Selecting quality materials that will be well used by your school community is important work that can be complex and time-consuming. You'll need to:
Gathering information about new resources
Build up a network of sources to inform your decisions and keep up-to-date, including:
- following other libraries, publishers, and booksellers websites through social media
- checking book recommendation sites
- accessing publisher's catalogue sites and requesting advance review copies
- staying in contact with local booksellers and other suppliers
- networking with other school library staff
- subscribing to reviewing journals and websites.
Besides print journals, many reviewing journals are available online. There are also many excellent websites that include reviews of books for children and young adults.
Useful websites for school library collection development (LiveBinder) — includes links to reviewers, publishers, booksellers and other sites curated by Carole Gardiner of Queen’s High School in Dunedin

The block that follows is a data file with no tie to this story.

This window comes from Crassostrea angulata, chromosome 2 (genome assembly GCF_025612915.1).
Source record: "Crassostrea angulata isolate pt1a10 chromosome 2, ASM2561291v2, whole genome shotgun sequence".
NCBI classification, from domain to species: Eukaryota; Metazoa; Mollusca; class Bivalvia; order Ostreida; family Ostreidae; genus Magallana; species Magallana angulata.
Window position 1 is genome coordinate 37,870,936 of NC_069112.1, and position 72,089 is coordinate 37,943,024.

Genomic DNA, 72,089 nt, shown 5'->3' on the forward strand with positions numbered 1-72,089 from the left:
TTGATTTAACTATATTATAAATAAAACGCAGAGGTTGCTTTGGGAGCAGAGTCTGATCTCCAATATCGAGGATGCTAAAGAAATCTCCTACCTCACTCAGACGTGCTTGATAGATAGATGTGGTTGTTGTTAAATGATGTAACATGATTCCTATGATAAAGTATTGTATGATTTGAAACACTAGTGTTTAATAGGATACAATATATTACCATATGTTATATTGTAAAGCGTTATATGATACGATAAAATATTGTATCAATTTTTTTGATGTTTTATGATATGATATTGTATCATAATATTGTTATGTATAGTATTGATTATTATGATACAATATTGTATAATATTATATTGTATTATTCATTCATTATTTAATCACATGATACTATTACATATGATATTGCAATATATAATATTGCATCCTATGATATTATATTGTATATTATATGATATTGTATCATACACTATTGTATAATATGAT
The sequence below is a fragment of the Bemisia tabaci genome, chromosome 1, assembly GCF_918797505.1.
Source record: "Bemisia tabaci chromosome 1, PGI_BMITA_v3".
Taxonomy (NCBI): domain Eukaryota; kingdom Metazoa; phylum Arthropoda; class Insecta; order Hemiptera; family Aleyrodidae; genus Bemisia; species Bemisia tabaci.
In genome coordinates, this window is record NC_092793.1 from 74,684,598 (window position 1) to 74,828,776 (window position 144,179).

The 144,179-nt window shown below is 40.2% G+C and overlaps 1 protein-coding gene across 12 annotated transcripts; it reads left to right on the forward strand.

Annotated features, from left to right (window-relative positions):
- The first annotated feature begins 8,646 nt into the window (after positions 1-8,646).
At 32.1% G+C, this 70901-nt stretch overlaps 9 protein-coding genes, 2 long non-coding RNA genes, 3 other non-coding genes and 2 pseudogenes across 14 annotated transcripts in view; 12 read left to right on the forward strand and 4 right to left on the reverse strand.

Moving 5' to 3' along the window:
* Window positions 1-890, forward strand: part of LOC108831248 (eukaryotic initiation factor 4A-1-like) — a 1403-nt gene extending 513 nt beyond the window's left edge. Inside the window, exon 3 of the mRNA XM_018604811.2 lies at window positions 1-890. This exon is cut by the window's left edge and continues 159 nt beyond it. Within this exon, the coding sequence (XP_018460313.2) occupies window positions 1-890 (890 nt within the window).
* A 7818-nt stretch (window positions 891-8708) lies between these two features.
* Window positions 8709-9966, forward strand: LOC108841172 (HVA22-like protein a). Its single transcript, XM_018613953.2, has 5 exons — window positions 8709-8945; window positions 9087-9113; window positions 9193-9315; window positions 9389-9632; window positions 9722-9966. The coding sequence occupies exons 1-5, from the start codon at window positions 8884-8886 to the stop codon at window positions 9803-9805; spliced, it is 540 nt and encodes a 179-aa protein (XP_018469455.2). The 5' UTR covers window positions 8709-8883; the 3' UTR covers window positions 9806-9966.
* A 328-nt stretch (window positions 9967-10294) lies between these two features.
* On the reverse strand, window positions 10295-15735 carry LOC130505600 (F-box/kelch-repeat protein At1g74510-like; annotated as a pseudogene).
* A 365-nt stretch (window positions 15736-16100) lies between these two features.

Assessing available resources
Start by assessing what you currently have in your collection. By looking at the strengths and weaknesses of the materials, the assessment will help you decide what you need to add to your collection.
You can use our template to help you decide what you need in your collection.
Assessing your school library collection
Selecting a range of materials
Your library collection provides a range of resources that meets teachers' and students’ needs within and outside the curriculum.
Building an inclusive collection
Materials that support the curriculum
When choosing resources to support the curriculum, think about underlying learning area and achievement objectives, rather than specific topics. For example, if you want something on the topic of bullying, think about the curriculum area of Health and Physical Education — Relationships with other people, or if your topic is metals, consider Science — Material World.
New Zealand Curriculum: Achievement Objectives by Learning Area (pdf)